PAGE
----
This article has been reviewed according to Science X's editorial process and policies. Editors have highlighted the following attributes while ensuring the content's credibility:

fact-checked

proofread

cfDNA sequencing enhances non-invasive early detection of gestational diabetes

cfDNA sequencing enhances non-invasive early detection of gestational diabetes
Clinical information of the collected samples. (A) The age distribution of the normal group and GDM group. (B) The weight distribution of the normal group and GDM group. (C) The sample time distribution of the normal and GDM group. (D) PCA scatter plot of normal samples and GDM samples/. Credit: BGI Genomics

Gestational diabetes mellitus (GDM) is a prevalent pregnancy complication posing significant health risks to both mothers and their newborns. Early detection and treatment of GDM are crucial to prevent adverse outcomes. Current screening methods, like glucose tolerance tests, are performed after 24 weeks of pregnancy and have limitations in patient compliance and accuracy.

A new study led by Lijian Zhao, Pei Sun, Hui Huang, and Nan Li at BGI Genomics in collaboration with the Beijing Obstetrics and Gynecology Hospital, published in Briefings in Bioinformatics aimed to develop a non-invasive method for early detection of GDM using cell-free DNA (cfDNA) and .

A deep learning model was developed using circulating cell-free DNA samples from 5,085 , including 1,942 GDM patients and 3,143 healthy controls, to predict GDM status.

The researchers built a Convolutional Neural Networks (CNN)-based deep neural network with a self-attention layer to analyze copy numbers of cfDNA sequencing data linked to , focusing on identifying crucial genetic regions for accurate classification.

Key points to highlight:

  1. The risk of gestational diabetes can be predicted non-invasively in the first trimester (12 weeks of pregnancy) which is earlier than the traditional method of a glucose tolerance test performed later in pregnancy.
  2. High accuracy of 93.5% in predicting GDM status, outperforming traditional methods.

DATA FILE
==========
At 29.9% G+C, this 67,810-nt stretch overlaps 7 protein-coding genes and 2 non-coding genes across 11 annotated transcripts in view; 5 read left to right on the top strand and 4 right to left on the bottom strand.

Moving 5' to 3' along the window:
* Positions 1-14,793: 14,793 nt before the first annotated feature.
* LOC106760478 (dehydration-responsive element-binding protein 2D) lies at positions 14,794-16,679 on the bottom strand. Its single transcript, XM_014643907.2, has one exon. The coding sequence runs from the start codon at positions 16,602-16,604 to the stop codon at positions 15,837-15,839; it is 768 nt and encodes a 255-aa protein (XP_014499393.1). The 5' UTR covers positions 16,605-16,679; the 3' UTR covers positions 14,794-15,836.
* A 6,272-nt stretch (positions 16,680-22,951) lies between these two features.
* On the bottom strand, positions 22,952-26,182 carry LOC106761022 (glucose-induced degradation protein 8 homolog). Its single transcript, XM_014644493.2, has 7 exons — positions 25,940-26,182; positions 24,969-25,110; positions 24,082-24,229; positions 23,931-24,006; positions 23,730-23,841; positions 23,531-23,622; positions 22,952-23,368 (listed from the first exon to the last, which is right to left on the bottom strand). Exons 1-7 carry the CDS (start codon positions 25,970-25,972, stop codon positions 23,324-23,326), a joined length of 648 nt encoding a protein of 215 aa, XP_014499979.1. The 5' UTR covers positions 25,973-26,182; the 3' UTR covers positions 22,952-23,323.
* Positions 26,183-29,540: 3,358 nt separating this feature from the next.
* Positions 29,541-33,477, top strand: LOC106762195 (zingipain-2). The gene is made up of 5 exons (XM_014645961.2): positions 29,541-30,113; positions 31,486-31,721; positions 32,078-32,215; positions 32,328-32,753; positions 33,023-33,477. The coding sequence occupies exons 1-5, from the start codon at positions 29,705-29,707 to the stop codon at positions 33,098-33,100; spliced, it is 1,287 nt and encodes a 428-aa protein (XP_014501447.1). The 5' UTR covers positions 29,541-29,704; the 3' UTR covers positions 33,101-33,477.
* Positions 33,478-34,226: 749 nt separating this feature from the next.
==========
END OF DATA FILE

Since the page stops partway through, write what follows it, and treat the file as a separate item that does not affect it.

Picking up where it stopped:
3. Potential to improve patient compliance and accuracy in GDM screening, providing a promising approach for early detection of the gestational diabetes.
cfDNA sequencing enhances non-invasive early detection of gestational diabetes
The results of GO term and KEGG pathway enrichment of annotated genes. (A) Enriched GO terms with adjusted P-value smaller than 0.05. (B) Enriched KEGG pathways with adjusted P-value smaller than 0.05. Credit: BGI Genomics

The study demonstrates the advantage of using cfDNA sequencing for early detection of GDM and highlights the importance of further investigating the use of deep learning models in precision medicine.

The analysis of cfDNA CNVs associated with diabetes genes and the use of a sophisticated model incorporating a self-attention layer to identify important genetic regions for accurate classification also allowed the researchers to identify:

  • Essential genetic regions for accurate classification of GDM.
  • CNV fragments covering 2,190 genes, including known genes related to GDM like alpha- and beta-defensin genes (DEFA1, DEFA3, and DEFB1).
  • Enriched biological processes and pathways linked to diabetes, such as glutamate signaling, forebrain development, and GTPase regulator activity.

These findings provide a significant leap forward in understanding underlying GDM, offering insights for future research and therapeutic strategies.

More information: Yipeng Wang et al, Identify gestational diabetes mellitus by deep learning model from cell-free DNA at the early gestation stage, Briefings in Bioinformatics (2024). DOI: 10.1093/bib/bbad492

Provided by BGI Genomics
Citation: cfDNA sequencing enhances non-invasive early detection of gestational diabetes (2024, February 1) retrieved 18 April 2024 from https://medicalxpress.com/news/2024-02-cfdna-sequencing-invasive-early-gestational.html
This document is subject to copyright. Apart from any fair dealing for the purpose of private study or research, no part may be reproduced without the written permission. The content is provided for information purposes only.

Explore further

A leap forward in women's health: Unlocking genetic clues to gestational diabetes

0 shares

Feedback to editors